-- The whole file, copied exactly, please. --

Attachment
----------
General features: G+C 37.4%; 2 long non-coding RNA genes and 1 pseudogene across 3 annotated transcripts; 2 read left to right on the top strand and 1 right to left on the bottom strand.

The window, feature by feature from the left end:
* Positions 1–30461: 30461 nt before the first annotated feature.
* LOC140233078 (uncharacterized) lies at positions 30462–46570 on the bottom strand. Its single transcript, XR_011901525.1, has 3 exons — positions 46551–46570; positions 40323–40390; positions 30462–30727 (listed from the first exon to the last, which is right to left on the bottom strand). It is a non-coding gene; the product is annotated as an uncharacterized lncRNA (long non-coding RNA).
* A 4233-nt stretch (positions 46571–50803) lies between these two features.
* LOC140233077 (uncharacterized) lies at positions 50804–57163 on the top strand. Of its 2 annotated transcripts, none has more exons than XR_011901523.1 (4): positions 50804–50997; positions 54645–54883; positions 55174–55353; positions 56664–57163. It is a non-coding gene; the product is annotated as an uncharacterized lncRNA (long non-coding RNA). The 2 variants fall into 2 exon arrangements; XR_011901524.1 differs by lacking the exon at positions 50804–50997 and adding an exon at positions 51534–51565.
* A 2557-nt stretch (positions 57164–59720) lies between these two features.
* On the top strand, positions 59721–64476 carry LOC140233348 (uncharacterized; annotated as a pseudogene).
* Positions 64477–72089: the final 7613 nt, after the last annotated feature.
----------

General features: G+C 37.4%; 2 long non-coding RNA genes and 1 pseudogene across 3 annotated transcripts; 2 read left to right on the top strand and 1 right to left on the bottom strand.

The window, feature by feature from the left end:
* Positions 1–30461: 30461 nt before the first annotated feature.
* LOC140233078 (uncharacterized) lies at positions 30462–46570 on the bottom strand. Its single transcript, XR_011901525.1, has 3 exons — positions 46551–46570; positions 40323–40390; positions 30462–30727 (listed from the first exon to the last, which is right to left on the bottom strand). It is a non-coding gene; the product is annotated as an uncharacterized lncRNA (long non-coding RNA).
* A 4233-nt stretch (positions 46571–50803) lies between these two features.
* LOC140233077 (uncharacterized) lies at positions 50804–57163 on the top strand. Of its 2 annotated transcripts, none has more exons than XR_011901523.1 (4): positions 50804–50997; positions 54645–54883; positions 55174–55353; positions 56664–57163. It is a non-coding gene; the product is annotated as an uncharacterized lncRNA (long non-coding RNA). The 2 variants fall into 2 exon arrangements; XR_011901524.1 differs by lacking the exon at positions 50804–50997 and adding an exon at positions 51534–51565.
* A 2557-nt stretch (positions 57164–59720) lies between these two features.
* On the top strand, positions 59721–64476 carry LOC140233348 (uncharacterized; annotated as a pseudogene).
* Positions 64477–72089: the final 7613 nt, after the last annotated feature.